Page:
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Everything posted by silver2005

  1. Those big Schwarzkopfs are allegedly Anton's masterpieces according to many an enthusiast. Very intense, lots of high positive G's (I believe Olympia Looping pulls up to 5) I'm dragging myself to Indiana Beach to ride it if that's the case.
  2. I'm adding Hersheypark. Very much a traditional amusement park, but it blends its past being apart of the initial history of parks with modern touches and ride collection. It doesn't commit to having a kids section, but rather sprinkles a mix of larger and smaller rides throughout. The Hershey influence (aka, the candy stuffs) isn't overdone but adds its own charm. Its a very clean and beautiful park, the food is excellent. They keep all their wooden coasters in tip top shape (Comet runs like its new).
  3. I feel like if the park was doing a winter event, it'd be announced by now.
  4. I want Invertigo, but I'm not sure how willing Vekoma would be to make up new trains with their vest system, especially for such a rare model.
  5. There have been quite a few parks with both observation towers and Ferris wheels. Its not like they can't coexist. Ferris wheel's views are more fleeting for people who may not want to stay up high for extended periods of time and the ride motion is relaxing.
  6. The 'normal' that was pre-covid is gone IMO, even when we're through with it.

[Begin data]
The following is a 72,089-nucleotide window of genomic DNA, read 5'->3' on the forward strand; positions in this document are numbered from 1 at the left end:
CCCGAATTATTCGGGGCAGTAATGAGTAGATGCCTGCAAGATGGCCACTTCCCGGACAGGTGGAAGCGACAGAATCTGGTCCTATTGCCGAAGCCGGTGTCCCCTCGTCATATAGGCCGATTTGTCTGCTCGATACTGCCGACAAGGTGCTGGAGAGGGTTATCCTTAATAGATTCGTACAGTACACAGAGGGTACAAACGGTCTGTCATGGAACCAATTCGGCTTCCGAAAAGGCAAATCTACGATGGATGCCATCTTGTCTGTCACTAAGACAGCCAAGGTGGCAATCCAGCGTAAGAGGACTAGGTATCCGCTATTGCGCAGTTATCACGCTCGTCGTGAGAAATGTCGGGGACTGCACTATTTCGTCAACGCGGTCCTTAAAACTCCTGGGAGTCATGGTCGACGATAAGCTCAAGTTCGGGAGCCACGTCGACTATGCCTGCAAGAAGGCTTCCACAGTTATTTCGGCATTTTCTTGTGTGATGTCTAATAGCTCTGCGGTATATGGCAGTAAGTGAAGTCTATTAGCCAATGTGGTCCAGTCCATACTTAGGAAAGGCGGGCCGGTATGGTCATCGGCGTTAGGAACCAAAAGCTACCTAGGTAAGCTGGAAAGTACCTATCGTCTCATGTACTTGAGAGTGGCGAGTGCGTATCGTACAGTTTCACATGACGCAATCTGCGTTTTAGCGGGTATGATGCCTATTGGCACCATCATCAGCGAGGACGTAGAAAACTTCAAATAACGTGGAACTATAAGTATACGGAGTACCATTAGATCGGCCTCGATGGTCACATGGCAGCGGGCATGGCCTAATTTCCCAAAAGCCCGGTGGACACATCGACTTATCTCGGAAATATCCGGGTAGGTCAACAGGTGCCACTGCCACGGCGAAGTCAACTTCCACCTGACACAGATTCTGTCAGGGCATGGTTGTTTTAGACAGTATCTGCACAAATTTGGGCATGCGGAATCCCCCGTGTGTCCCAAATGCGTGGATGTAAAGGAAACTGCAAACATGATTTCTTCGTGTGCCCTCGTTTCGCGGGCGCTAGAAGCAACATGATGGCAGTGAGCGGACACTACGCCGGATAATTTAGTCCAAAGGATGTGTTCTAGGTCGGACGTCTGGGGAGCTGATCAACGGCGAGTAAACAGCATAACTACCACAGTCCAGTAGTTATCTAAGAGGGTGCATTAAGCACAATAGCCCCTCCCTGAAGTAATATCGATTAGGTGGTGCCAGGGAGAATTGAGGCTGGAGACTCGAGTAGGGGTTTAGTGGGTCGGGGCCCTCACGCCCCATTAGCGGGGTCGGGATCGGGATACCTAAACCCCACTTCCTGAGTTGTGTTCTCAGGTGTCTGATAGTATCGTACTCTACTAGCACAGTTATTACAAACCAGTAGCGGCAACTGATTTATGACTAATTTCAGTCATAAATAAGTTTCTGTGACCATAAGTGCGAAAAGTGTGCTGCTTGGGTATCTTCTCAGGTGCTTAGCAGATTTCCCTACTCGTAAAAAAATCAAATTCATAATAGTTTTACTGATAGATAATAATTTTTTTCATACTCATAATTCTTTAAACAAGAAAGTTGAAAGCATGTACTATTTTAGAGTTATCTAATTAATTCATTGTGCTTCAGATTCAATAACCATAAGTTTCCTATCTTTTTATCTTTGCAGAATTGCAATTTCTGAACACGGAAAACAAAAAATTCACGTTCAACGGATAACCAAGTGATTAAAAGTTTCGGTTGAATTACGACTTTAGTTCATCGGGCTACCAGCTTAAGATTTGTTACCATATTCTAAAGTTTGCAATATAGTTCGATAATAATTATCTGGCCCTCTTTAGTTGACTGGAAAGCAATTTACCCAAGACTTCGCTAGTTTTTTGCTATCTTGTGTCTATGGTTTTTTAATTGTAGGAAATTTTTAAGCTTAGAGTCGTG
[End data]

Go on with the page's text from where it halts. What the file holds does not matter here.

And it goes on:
7. ^Are we really doing this again? Show your work. I think you're just messing with us every time you come up with some witty information and fail to provide sources just to have us ask you time after time to do so. A No Limits design doesn't count.
  8. If you mean that Arrow was trying to initially design suspended coasters with inversions, you'd be correct. Whether or not they'd be put in Bat on initial designs seems a bit out of the loop when KI probably didn't know what they had when trying to get the first suspended coaster.
  9. The world's tallest coaster is a parking lot coaster.... I don't see Scream leaving SFMM anytime soon. I'll add one to the deadpool list- Flash: Vertical Velocity (the hacked Impulse because they didn't pay attention to the height restrictions) at SFDK.
  10. Wouldn't it depend on the park's address, not the fact its in 2 states? Do they have an actual SC address?
  11. I first rode Vortex at night in either 1995 or 1996 (followed by my first Beast night ride, the first ride I had on it where I liked it). It was kind of the gateway for me getting into bigger coasters, especially since my first CP visit was in 1999, and without getting the nerve riding Vortex, I probably wouldn't have ridden half of the coasters at CP at the time, and then finding my inner enthusiast a year later when I was introduced to Medusa at NJFTP. It was great finally getting over that fear and I loved every ride on it thereafter. I really enjoyed riding it either first thing in the m
  12. The only way I see GL surviving is if SIX never purchased them and overbuilt there to keep it as a small niche park, and even that's a stretch.
  13. I only rode SOB in 1-1 and 1-2 most of the time as they were slightly more comfortable. It was mostly just jarring jackhammering on the helices and that last bit before the final brakes. The pre-lift and the few straighter drops it had (the first drop, the drop off the MCBR and the drop before the final brakes) weren't bad, but just forceless due to being drawn out. I'd put it above Voyage and Mean Streak for sure on the roughness scale. The Rose Bowl felt like riding a coaster attached to a jackhammer. The second helix was basically the lite version of the first but still awful. The Pr